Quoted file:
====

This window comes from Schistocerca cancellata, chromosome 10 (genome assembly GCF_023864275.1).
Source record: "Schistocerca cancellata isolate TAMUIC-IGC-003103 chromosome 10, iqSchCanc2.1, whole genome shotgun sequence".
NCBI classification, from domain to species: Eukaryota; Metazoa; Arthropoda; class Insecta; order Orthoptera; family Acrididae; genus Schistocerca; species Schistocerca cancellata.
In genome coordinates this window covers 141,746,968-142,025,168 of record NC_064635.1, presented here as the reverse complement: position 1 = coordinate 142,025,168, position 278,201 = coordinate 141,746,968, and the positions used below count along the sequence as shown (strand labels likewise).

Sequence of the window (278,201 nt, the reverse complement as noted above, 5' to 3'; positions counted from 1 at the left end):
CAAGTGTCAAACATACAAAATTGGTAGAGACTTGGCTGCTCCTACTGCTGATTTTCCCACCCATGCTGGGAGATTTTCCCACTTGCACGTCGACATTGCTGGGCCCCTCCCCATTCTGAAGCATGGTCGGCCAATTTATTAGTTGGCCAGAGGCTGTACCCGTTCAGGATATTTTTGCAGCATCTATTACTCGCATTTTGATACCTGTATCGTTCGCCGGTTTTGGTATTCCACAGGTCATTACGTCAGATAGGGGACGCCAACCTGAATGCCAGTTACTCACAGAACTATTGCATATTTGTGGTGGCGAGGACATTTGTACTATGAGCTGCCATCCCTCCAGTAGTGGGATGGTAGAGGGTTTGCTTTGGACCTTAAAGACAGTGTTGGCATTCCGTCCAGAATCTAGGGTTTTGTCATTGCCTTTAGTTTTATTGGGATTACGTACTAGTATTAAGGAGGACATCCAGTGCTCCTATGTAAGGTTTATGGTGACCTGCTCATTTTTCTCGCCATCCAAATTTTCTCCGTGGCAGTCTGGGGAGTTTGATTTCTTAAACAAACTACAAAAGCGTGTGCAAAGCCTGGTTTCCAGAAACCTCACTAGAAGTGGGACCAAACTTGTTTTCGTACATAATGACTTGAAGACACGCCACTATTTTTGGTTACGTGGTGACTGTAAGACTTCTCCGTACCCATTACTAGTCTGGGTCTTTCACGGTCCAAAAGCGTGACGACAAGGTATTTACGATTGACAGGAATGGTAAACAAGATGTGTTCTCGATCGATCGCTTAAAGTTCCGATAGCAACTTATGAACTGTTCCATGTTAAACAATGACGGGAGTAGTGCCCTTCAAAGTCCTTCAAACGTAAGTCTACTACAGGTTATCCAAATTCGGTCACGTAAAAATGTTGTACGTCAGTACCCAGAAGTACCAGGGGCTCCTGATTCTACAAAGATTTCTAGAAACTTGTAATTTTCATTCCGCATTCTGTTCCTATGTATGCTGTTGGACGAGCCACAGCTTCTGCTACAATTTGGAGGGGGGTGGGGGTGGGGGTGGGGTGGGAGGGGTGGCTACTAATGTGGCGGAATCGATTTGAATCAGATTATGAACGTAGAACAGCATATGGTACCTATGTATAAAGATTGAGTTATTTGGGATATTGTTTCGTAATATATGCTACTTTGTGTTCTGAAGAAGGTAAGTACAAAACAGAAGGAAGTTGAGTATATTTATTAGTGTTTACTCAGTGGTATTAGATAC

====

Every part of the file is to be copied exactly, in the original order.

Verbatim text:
This window comes from Schistocerca cancellata, chromosome 10 (genome assembly GCF_023864275.1).
Source record: "Schistocerca cancellata isolate TAMUIC-IGC-003103 chromosome 10, iqSchCanc2.1, whole genome shotgun sequence".
NCBI classification, from domain to species: Eukaryota; Metazoa; Arthropoda; class Insecta; order Orthoptera; family Acrididae; genus Schistocerca; species Schistocerca cancellata.
In genome coordinates this window covers 141,746,968-142,025,168 of record NC_064635.1, presented here as the reverse complement: position 1 = coordinate 142,025,168, position 278,201 = coordinate 141,746,968, and the positions used below count along the sequence as shown (strand labels likewise).

Sequence of the window (278,201 nt, the reverse complement as noted above, 5' to 3'; positions counted from 1 at the left end):
CAAGTGTCAAACATACAAAATTGGTAGAGACTTGGCTGCTCCTACTGCTGATTTTCCCACCCATGCTGGGAGATTTTCCCACTTGCACGTCGACATTGCTGGGCCCCTCCCCATTCTGAAGCATGGTCGGCCAATTTATTAGTTGGCCAGAGGCTGTACCCGTTCAGGATATTTTTGCAGCATCTATTACTCGCATTTTGATACCTGTATCGTTCGCCGGTTTTGGTATTCCACAGGTCATTACGTCAGATAGGGGACGCCAACCTGAATGCCAGTTACTCACAGAACTATTGCATATTTGTGGTGGCGAGGACATTTGTACTATGAGCTGCCATCCCTCCAGTAGTGGGATGGTAGAGGGTTTGCTTTGGACCTTAAAGACAGTGTTGGCATTCCGTCCAGAATCTAGGGTTTTGTCATTGCCTTTAGTTTTATTGGGATTACGTACTAGTATTAAGGAGGACATCCAGTGCTCCTATGTAAGGTTTATGGTGACCTGCTCATTTTTCTCGCCATCCAAATTTTCTCCGTGGCAGTCTGGGGAGTTTGATTTCTTAAACAAACTACAAAAGCGTGTGCAAAGCCTGGTTTCCAGAAACCTCACTAGAAGTGGGACCAAACTTGTTTTCGTACATAATGACTTGAAGACACGCCACTATTTTTGGTTACGTGGTGACTGTAAGACTTCTCCGTACCCATTACTAGTCTGGGTCTTTCACGGTCCAAAAGCGTGACGACAAGGTATTTACGATTGACAGGAATGGTAAACAAGATGTGTTCTCGATCGATCGCTTAAAGTTCCGATAGCAACTTATGAACTGTTCCATGTTAAACAATGACGGGAGTAGTGCCCTTCAAAGTCCTTCAAACGTAAGTCTACTACAGGTTATCCAAATTCGGTCACGTAAAAATGTTGTACGTCAGTACCCAGAAGTACCAGGGGCTCCTGATTCTACAAAGATTTCTAGAAACTTGTAATTTTCATTCCGCATTCTGTTCCTATGTATGCTGTTGGACGAGCCACAGCTTCTGCTACAATTTGGAGGGGGGTGGGGGTGGGGGTGGGGTGGGAGGGGTGGCTACTAATGTGGCGGAATCGATTTGAATCAGATTATGAACGTAGAACAGCATATGGTACCTATGTATAAAGATTGAGTTATTTGGGATATTGTTTCGTAATATATGCTACTTTGTGTTCTGAAGAAGGTAAGTACAAAACAGAAGGAAGTTGAGTATATTTATTAGTGTTTACTCAGTGGTATTAGATAC